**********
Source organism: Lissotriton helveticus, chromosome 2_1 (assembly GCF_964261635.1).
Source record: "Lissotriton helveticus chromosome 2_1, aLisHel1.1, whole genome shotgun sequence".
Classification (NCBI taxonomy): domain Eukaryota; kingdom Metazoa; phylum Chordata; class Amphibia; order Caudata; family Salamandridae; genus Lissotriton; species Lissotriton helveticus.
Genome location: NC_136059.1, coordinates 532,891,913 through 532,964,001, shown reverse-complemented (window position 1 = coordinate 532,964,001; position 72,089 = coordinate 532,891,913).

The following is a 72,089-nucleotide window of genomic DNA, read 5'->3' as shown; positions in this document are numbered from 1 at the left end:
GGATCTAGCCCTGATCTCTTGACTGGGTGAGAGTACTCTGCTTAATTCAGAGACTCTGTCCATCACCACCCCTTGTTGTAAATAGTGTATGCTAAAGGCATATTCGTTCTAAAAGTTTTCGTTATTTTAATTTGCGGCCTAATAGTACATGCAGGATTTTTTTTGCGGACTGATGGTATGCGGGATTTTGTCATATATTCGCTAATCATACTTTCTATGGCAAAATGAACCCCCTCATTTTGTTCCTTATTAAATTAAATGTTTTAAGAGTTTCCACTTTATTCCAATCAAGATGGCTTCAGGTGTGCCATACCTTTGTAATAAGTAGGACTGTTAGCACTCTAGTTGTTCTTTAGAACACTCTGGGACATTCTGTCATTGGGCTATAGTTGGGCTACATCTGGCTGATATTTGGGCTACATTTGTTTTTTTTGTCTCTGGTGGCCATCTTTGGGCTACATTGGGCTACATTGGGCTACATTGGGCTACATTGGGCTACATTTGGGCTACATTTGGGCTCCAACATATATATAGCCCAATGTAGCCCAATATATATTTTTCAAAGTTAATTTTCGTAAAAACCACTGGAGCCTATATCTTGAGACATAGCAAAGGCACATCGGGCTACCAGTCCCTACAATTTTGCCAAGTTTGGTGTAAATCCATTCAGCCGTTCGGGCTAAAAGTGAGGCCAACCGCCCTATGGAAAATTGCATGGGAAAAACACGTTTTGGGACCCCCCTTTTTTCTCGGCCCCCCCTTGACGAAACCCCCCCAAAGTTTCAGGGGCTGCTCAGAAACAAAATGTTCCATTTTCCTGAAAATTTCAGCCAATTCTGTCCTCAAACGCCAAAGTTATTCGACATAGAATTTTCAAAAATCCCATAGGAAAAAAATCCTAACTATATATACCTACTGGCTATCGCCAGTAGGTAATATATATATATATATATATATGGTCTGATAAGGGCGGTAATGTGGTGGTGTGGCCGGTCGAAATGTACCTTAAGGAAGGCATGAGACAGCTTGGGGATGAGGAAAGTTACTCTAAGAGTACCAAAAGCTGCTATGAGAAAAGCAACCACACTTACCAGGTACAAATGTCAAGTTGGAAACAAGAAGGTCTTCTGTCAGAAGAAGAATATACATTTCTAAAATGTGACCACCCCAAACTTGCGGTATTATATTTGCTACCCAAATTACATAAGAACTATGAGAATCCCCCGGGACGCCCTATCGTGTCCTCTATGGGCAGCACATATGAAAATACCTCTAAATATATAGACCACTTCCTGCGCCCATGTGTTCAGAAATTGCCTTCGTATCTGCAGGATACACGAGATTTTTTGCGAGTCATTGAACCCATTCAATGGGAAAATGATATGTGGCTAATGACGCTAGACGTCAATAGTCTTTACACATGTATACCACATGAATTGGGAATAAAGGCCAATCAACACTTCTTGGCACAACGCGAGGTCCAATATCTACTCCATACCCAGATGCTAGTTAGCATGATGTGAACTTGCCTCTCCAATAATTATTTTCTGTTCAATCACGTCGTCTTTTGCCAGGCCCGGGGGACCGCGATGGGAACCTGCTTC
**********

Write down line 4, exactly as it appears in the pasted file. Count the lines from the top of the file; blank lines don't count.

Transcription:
Genome location: NC_136059.1, coordinates 532,891,913 through 532,964,001, shown reverse-complemented (window position 1 = coordinate 532,964,001; position 72,089 = coordinate 532,891,913).